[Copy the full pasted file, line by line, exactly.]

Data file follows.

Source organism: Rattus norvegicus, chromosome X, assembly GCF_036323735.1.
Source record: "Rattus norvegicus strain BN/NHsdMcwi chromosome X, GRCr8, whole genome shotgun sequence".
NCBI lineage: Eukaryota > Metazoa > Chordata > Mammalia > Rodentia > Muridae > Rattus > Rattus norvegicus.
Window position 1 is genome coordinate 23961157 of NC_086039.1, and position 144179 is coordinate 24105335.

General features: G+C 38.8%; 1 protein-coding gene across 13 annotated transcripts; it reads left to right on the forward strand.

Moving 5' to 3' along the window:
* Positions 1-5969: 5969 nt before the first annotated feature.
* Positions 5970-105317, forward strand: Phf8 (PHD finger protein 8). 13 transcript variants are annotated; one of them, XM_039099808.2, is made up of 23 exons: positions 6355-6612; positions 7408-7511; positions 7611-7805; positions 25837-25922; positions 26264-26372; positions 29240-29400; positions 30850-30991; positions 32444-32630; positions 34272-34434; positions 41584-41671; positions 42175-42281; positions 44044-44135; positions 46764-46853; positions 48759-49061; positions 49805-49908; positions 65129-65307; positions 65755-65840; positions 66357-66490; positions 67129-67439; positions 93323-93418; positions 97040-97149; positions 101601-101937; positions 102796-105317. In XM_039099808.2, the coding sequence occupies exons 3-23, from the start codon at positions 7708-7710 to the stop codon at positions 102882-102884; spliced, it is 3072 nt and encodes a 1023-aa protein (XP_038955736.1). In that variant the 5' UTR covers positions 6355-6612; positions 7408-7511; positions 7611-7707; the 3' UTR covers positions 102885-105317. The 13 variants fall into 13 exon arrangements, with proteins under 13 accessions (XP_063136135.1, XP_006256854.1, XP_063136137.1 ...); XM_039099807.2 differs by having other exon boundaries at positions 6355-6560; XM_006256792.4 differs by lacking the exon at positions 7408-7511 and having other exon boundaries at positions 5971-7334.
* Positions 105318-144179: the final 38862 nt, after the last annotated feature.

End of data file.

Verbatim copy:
Source organism: Rattus norvegicus, chromosome X, assembly GCF_036323735.1.
Source record: "Rattus norvegicus strain BN/NHsdMcwi chromosome X, GRCr8, whole genome shotgun sequence".
NCBI lineage: Eukaryota > Metazoa > Chordata > Mammalia > Rodentia > Muridae > Rattus > Rattus norvegicus.
Window position 1 is genome coordinate 23961157 of NC_086039.1, and position 144179 is coordinate 24105335.

General features: G+C 38.8%; 1 protein-coding gene across 13 annotated transcripts; it reads left to right on the forward strand.

Moving 5' to 3' along the window:
* Positions 1-5969: 5969 nt before the first annotated feature.
* Positions 5970-105317, forward strand: Phf8 (PHD finger protein 8). 13 transcript variants are annotated; one of them, XM_039099808.2, is made up of 23 exons: positions 6355-6612; positions 7408-7511; positions 7611-7805; positions 25837-25922; positions 26264-26372; positions 29240-29400; positions 30850-30991; positions 32444-32630; positions 34272-34434; positions 41584-41671; positions 42175-42281; positions 44044-44135; positions 46764-46853; positions 48759-49061; positions 49805-49908; positions 65129-65307; positions 65755-65840; positions 66357-66490; positions 67129-67439; positions 93323-93418; positions 97040-97149; positions 101601-101937; positions 102796-105317. In XM_039099808.2, the coding sequence occupies exons 3-23, from the start codon at positions 7708-7710 to the stop codon at positions 102882-102884; spliced, it is 3072 nt and encodes a 1023-aa protein (XP_038955736.1). In that variant the 5' UTR covers positions 6355-6612; positions 7408-7511; positions 7611-7707; the 3' UTR covers positions 102885-105317. The 13 variants fall into 13 exon arrangements, with proteins under 13 accessions (XP_063136135.1, XP_006256854.1, XP_063136137.1 ...); XM_039099807.2 differs by having other exon boundaries at positions 6355-6560; XM_006256792.4 differs by lacking the exon at positions 7408-7511 and having other exon boundaries at positions 5971-7334.
* Positions 105318-144179: the final 38862 nt, after the last annotated feature.